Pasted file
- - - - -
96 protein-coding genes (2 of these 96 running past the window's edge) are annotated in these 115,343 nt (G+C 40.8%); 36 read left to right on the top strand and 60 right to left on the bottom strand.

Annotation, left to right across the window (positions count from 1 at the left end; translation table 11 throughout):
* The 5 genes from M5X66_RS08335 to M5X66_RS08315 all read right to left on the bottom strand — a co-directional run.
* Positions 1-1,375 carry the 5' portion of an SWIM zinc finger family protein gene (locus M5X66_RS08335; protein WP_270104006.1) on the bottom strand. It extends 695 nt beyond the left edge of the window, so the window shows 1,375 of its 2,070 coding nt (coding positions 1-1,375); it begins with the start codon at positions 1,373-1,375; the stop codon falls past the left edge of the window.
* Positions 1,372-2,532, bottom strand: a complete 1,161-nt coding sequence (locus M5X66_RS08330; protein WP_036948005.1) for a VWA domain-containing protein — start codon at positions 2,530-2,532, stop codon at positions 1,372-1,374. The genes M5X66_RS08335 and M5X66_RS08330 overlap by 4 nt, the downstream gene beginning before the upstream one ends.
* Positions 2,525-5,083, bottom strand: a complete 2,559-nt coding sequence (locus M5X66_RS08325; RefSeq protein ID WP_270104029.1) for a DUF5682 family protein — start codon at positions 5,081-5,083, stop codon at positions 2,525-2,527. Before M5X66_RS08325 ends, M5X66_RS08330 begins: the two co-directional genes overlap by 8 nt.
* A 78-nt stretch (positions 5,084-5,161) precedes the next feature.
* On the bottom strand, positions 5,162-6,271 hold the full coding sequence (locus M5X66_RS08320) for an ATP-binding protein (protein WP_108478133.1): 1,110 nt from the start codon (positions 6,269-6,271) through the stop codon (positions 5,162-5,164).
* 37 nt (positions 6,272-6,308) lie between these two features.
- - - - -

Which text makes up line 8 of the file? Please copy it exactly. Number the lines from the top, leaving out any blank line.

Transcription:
* On the bottom strand, positions 5,162-6,271 hold the full coding sequence (locus M5X66_RS08320) for an ATP-binding protein (protein WP_108478133.1): 1,110 nt from the start codon (positions 6,269-6,271) through the stop codon (positions 5,162-5,164).